Glyph talked with Covat at some length before the others arrived, and was saddened by the losses that the King of Torlea had shared with him. Torlea had lost a third of their men and the Delturans nearly half.

When Greem and Aroth entered the tent, nearly everyone there stiffened. The M’atrans were human enough to be accepted, but apparently no one was quite used to the imposing size and shape of the Hexzu. Glyph went to greet them immediately and quickly caught up on their situation as well. A few minutes later Rokka and Albast arrived and Glyph started the meeting.

Glyph spelled out the generalities of their attack plan, and then opened the floor to any ideas. King Covat suggested that the initial assassination team be comprised of representatives of all the allied races. The others agreed, but decided that the final number of people who would take part in the attack should be decided after Zarish returned with the information on Akthule’s defenses.

“I would like to add that this mission will be strictly voluntary. It is likely not all of us will return from this endeavor.” Glyph added as the meeting began to wrap up. He made his way over to where Albast, Lobrein, Amos and Miatsu were seated, and cleared his throat. The others looked up at him. “I would like three of you to remain behind to defend the camp. Tsach has beaten us to the punch before and I don’t want it happening again.” He told them. They all just stared at him. “Okay, well I think it’s a good idea if Albast stayed behind. I would rather that you worked on changing the curse than fighting anywhere near me.”

“That is a sound decision.” Lobrein stated matter-of-factly. “I too would like to sit this one out.” She said and looked gravely at Albast. Glyph could tell that she had obviously been filled in on the latest prophecy and wasn’t too happy about what she had heard. Albast was strangely silent. Glyph then looked to Miatsu and Amos.

“I’ll go.” Amos spoke up.

“Good, then that’s settled. All we can do now is sit back and wait for Zarish.”

“Glyph I know I’ve said it before, but are you sure we can trust her? I mean, I like her too, but you’ve just given her the opportunity to lead us right into a trap.” Amos said.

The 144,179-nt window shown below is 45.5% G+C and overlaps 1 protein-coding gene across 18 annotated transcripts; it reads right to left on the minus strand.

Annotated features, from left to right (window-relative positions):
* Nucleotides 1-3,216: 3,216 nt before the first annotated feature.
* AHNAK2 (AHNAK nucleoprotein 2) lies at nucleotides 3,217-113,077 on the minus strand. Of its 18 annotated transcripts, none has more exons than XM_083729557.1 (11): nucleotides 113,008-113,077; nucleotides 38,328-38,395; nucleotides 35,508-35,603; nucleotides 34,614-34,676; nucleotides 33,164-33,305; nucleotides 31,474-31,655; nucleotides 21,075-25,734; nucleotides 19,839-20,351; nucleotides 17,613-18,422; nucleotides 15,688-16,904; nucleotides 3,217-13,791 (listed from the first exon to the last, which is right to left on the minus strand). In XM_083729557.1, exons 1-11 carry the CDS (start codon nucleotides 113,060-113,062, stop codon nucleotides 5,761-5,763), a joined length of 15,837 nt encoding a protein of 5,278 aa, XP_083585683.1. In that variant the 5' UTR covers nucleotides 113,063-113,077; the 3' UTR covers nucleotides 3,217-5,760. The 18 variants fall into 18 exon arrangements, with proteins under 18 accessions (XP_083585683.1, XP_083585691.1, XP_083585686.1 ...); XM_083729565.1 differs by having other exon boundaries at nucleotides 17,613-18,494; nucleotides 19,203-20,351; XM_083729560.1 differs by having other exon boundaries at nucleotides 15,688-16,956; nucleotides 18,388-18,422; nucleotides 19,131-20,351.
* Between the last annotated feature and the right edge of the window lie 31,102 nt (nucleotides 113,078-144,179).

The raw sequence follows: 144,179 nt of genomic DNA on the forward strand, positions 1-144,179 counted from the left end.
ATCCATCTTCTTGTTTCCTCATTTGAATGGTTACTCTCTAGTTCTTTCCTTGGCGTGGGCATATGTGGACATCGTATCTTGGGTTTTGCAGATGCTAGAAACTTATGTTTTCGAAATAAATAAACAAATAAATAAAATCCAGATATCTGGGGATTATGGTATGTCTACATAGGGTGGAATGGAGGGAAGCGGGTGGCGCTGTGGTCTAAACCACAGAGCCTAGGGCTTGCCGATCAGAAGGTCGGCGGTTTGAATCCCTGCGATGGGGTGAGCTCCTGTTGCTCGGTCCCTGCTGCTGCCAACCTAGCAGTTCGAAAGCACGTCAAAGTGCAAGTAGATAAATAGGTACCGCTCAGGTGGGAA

“I know.” Glyph said and paused.

“You know!?” Amos quipped.

“Look, there has to be some level of trust in the universe, Amos. Without it I don’t believe the balance between good and evil can be reset. We have to know one way or the other; more importantly, I have to know. It’s the main reason I requested this mission be on a volunteer basis. If I’m wrong then most of us will probably be killed.” Glyph told them.

“Oh, and that’s the best way you could come up with?” Amos replied snidely.

“I saw the opportunity and I took it. It’s not like I can sit around for the next couple of years thinking up ways to prove Zarish’s loyalty.” Glyph said.

Amos just shook his head and got that ‘I hope you’re right’ look on his face. Glyph turned to face Albast, who sat staring off into the corner of the tent. “Albast, changing this curse is perhaps the most important thing we have to do right now, and the sooner we can do it the better.”

“Yes, yes, I understand. I will be ready to perform the spell as soon as you are finished with the ambush on Akthule. I may be able to do it sooner, but it sounds as if you had better be here for this one, in case as you say, things do not go as planned.” Albast replied.

Glyph felt relieved. It was as if Albast finally understood what he and Amos have been trying to tell him about the prophecies. It seemed as though the thought of losing his own life had made him reconsider his position on the matter. “Thanks Albast. I know you will be ready when the time comes.”

There was a short silence before Albast spoke up again. “Glyph?”

“What is it?” he responded.

“I understand you will be confronting Tsach when you return to M’atra.” The ancient wizard said.

“That’s the plan.” Glyph replied.

“You will do fine.” Albast said.

“Okay. What are you getting at?” Glyph wanted to know.

“Just that. You needn’t worry about the outcome of things.”

Glyph just stared at the old man. “And that’s it, I shouldn’t worry about my fight with Tsach? The battle that apparently decides the fate of the entire universe? That’s what you really wanted to tell me?” Glyph questioned him.

Albast scratched his head and a pained expression crossed his face. “Glyph, I will send you to M’atra as you have requested, and you will engage Tsach. I just want you to know that there is hope. Do not despair as your time with Tsach grows near; you are at least as powerful as Tsach, if not more so. You simply have not come to that realization. When you do, you will understand that what you ask of me will no longer be necessary anyway, in that you will have the power to do whatever you want.”